Conformational changes in histone IV as induced by salts and nucleoside triphosphates Public Deposited

http://ir.library.oregonstate.edu/concern/graduate_thesis_or_dissertations/zk51vk13p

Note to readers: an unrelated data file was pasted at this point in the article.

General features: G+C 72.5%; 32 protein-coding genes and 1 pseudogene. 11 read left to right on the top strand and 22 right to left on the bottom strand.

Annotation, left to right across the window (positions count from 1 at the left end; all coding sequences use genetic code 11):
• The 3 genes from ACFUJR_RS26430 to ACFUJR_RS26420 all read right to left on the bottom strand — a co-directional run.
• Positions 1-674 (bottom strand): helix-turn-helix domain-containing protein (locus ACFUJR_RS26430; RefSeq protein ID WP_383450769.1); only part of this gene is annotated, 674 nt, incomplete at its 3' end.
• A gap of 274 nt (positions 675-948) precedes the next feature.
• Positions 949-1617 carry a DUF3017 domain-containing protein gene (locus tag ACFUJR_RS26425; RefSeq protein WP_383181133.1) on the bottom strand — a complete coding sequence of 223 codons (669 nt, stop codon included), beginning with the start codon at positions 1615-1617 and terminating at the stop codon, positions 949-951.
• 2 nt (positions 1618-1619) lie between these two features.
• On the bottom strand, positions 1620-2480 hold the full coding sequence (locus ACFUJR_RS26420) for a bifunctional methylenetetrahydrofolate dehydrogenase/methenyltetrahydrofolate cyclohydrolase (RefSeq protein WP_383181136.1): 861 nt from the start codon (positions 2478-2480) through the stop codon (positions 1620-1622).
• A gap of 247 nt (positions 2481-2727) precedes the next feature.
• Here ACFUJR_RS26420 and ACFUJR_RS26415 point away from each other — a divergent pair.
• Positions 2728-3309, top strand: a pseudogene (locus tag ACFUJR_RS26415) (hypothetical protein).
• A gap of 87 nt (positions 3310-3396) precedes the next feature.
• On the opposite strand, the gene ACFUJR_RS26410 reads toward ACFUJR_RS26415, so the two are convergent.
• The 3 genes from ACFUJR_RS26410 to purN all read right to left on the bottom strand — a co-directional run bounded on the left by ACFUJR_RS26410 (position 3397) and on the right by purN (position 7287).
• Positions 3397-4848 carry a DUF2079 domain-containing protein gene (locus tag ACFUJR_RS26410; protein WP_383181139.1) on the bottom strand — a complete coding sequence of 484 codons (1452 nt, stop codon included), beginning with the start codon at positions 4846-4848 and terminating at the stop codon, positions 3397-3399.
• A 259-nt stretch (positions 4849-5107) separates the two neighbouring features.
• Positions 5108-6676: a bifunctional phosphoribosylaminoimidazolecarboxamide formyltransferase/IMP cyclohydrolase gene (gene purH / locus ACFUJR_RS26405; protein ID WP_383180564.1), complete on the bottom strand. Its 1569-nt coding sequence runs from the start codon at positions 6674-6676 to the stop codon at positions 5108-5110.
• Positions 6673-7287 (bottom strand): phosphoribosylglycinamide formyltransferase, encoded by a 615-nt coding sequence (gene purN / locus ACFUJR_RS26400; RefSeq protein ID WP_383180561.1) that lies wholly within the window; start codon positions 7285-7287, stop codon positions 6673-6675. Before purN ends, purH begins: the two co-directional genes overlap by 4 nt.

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  • The addition of salts or nucleoside triphosphates to histone IV solutions induces conformational changes in the histone molecule. These conformational changes are investigated by measurement of the fluorescence anisotropy of the histone tyrosine emission, the circular dichroism (CD) of the peptide bond and of the tyrosine CD. Changes induced by Na₂HPO₄, NaH₂PO₄, Na₂SO₄, NaCl0₄, NaCl, MgCl₂, NaF, ADP, ATP, GTP, CTP and. TTP are investigated. Salt induced conformational changes are separated into two steps which occur on vastly different time scales. There is a change which is very fast and recorded simply as a rise. At sufficiently high salt concentration the fast change is followed by a slower one which takes minutes to hours depending on solution conditions. CD results demonstrate that a-helix formation accompanies the fast step. Fluorescence anisotropy measurements indicate that other conformational folding, to which the CD is insensitive, and histone dimerization also occur in the fast step. Equations are developed for a quantitative comparison of the salts studied. The slow step is found to be highly co-operative having a sharp onset at a given salt concentration followed by a steep rise to a maximum. CD spectra and kinetic CD measurements demonstrate that the slow step involves intermolecular β-sheet formation. Both static and kinetic measurements indicate that there is more than one process occurring in the slow step. Nucleoside triphosphates induce conformational changes at nucleotide concentrations which are of the same order of magnitude as the histone concentration. ATP and GTP interact with histone IV so strongly that plots of fractional conformational change versus nucleotide/histone are indistinguishable over a four fold range of histone concentrations. CTP and TTP are less effective but are at least two orders of magnitude more effective than any of the inorganic salts studied.
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